Lawmakers on both sides of the aisle shared frustration over the nation’s archaic permitting process Wednesday at a House Natural Resources Committee hearing on energy and minerals.
Republicans fumed the incumbent process established under the National Environmental Policy Act (NEPA) impedes progress on oil and gas production while Democrats complained the regulatory regime stands in the way of wind and solar projects. Everyone, seemed frustrated by the regulatory regime’s impediment to producing critical minerals for all of the above.
“I welcome my Republican colleagues interested in permitting reform,” said Michigan Democrat Rep. Debbie Dingell, whose late husband wrote the legislation known as the Magna Carta of environmental law in the 1960s. “We need an honest conversation about permitting and the implementation of NEPA in the 21st century…We can accelerate deployment by becoming much more efficient and predictable [with] clear timelines.”
Current timelines have jeopardized national security by leaving America behind foreign adversaries developing natural resources while domestic enterprises are left with a headache over pending approvals. Minnesota Rep. Pete Stauber, whose district is home to a vast copper and cobalt reserves cut off from extraction by the Biden administration last month, complained that companies hoping to mine in his state have been waiting decades for permits.
“In the Duluth complex in northern Minnesota, the biggest copper and nickel find in the world, which Joe Biden just banned mining in my district, there’s a company in its 20th year of permitting and then there’s another one within 9 years of permitting process,” Stauber said. “It’s just unfortunate, especially if we want to hold ourselves to the highest environmental and labor standards, we mine in America.”
The status quo benefits liberal lawmakers allied with left-wing causes, however, and Republicans said nothing about it.
Last summer, the Biden administration reintroduced “sue and settle” practices brought to a halt under President Donald Trump. The practice refers to when lefty environmental groups allied with the government position on an issue present a legal challenge to a project and, in turn, voluntarily settle. The preferred policy outcome is implemented as a result under the cover of the courts, and liberal interest groups pocket a lucrative profit from the taxpayer.
“It takes 16 years now to permit a new mine,” Rick Whitbeck, the Alaska director for Power the Future, told The Federalist. “Part of the process — at least from the environmental activists — is to ‘litigate and make them wait,’ where they continuously file legal motions, find a friendly judge, and delay the permitting process.”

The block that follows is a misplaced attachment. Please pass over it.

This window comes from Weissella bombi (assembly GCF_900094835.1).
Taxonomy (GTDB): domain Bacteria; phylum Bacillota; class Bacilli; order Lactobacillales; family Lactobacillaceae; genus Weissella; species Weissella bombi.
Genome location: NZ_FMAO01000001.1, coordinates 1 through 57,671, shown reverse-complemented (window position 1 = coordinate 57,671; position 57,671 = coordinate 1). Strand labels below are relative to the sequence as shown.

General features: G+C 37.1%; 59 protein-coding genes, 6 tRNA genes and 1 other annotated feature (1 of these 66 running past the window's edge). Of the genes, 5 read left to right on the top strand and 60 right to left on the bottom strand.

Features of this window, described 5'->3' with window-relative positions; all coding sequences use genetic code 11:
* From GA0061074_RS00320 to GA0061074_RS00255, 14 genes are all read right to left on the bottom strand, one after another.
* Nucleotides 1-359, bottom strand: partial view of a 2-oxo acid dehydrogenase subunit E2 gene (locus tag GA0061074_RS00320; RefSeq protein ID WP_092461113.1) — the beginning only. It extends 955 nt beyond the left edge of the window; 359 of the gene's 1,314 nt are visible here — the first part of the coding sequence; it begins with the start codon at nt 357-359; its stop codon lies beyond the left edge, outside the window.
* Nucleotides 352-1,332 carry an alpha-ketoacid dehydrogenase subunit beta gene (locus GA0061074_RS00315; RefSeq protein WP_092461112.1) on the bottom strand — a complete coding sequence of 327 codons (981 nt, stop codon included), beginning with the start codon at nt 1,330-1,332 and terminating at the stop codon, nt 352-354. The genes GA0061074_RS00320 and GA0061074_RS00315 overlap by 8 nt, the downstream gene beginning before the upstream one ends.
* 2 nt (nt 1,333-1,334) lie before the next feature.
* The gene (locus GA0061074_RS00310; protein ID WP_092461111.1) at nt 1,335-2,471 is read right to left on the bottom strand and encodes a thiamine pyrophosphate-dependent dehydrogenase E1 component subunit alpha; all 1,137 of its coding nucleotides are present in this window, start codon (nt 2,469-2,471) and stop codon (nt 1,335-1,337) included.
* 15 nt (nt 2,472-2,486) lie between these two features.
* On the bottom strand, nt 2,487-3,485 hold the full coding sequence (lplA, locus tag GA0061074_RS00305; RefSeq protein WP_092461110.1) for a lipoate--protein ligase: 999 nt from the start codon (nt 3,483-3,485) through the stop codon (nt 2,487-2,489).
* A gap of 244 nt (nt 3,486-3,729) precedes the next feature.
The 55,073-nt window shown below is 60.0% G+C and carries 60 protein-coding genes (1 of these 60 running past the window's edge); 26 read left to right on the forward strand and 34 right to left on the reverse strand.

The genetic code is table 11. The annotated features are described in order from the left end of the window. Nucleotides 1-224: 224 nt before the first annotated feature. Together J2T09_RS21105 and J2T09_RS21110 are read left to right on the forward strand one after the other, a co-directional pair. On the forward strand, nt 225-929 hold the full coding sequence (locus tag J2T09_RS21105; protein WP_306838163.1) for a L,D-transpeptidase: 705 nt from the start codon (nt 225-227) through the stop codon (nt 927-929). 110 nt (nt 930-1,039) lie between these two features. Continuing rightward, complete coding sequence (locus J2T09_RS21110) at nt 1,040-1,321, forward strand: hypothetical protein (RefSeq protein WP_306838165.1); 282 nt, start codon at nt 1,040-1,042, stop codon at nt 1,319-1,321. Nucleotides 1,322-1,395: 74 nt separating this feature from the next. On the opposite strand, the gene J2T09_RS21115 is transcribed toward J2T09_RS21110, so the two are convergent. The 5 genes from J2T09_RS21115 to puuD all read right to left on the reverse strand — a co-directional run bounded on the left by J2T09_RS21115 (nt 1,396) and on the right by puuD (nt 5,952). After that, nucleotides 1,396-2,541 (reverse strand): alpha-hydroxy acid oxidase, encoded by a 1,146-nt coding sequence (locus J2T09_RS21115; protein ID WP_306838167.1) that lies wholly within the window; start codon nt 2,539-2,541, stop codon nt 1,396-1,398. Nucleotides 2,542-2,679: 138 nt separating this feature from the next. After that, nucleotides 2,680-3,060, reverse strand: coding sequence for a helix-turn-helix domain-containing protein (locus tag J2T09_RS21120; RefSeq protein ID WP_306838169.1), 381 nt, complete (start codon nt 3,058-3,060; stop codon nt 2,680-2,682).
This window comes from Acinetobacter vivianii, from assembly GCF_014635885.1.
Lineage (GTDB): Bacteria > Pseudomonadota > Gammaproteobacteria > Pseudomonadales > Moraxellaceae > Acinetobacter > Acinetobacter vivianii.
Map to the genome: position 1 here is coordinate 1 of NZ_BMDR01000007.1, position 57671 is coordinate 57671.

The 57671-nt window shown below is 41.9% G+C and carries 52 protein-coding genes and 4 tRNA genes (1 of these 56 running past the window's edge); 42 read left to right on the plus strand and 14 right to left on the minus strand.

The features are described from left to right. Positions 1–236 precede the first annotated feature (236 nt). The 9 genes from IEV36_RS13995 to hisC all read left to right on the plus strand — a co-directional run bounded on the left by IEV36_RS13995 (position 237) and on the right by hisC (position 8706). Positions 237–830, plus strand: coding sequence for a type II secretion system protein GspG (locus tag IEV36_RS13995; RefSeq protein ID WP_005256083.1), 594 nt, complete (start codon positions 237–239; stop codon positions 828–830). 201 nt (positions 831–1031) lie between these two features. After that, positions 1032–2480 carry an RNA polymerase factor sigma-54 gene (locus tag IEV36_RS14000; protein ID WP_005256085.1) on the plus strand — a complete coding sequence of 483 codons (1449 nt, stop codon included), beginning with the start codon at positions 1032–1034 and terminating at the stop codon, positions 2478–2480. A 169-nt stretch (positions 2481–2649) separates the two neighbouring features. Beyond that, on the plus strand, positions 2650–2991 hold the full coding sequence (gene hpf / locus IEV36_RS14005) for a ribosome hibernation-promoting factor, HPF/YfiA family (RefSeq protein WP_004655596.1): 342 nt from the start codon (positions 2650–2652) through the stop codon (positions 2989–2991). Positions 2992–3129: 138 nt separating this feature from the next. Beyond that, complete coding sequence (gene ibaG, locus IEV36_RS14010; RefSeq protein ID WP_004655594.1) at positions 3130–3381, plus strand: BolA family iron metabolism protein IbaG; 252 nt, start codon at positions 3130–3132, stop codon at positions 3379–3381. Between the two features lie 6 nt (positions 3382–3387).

In July, President Joe Biden’s Department of the Interior took an axe to her predecessor’s order and scrubbed the agency website placing settlements and consent decrees in public view.
The move reintroduces a signature feature of the kind of Beltway swamp activity that ushered President Donald Trump into the White House six years ago. Lawmakers, however, remained silent on the reintroduction of “sue and settle” cases despite industry leaders complaining again and again that environmental litigation is crippling the country Wednesday.
“Groups are using NEPA to slow down wind and solar as well,” said Kathleen Sgamma, who represents the oil and gas industry as president of the Western Energy Alliance.
Later in the hearing, GOP Committee Chairman Bruce Westerman asked Sgamma the “one thing the committee needs to focus on in regulatory reform.”
“I would suggest looking at the litigation angle and working to give judges guidance that endless NEPA, endless analysis is not the intent of NEPA,” Sgamma said.
“Could you be just a little more specific on NEPA?” Westerman asked. “What is it specifically about NEPA that could make it work better?”
Sgamma referenced the endless litigation that can effectively kill a project.
When you look at litigation, it’s really easy to find some analysis in a 5,000 page document that could have been done better. And it’s supposed to be done on the best available information, not waiting years and years for more information to come in or requiring the project proponent to go off and do a science project and come back 10 years later. So I would say constraining it to what the focus is on the impacts on the ground of that project. Not hypothetical impacts 10 years into the future.
Republicans had a prime opportunity to highlight the administrative return of sue and settle. Instead, the hearing was a four-hour regurgitation of talking points on how Biden was bad to shut down the Keystone Pipeline.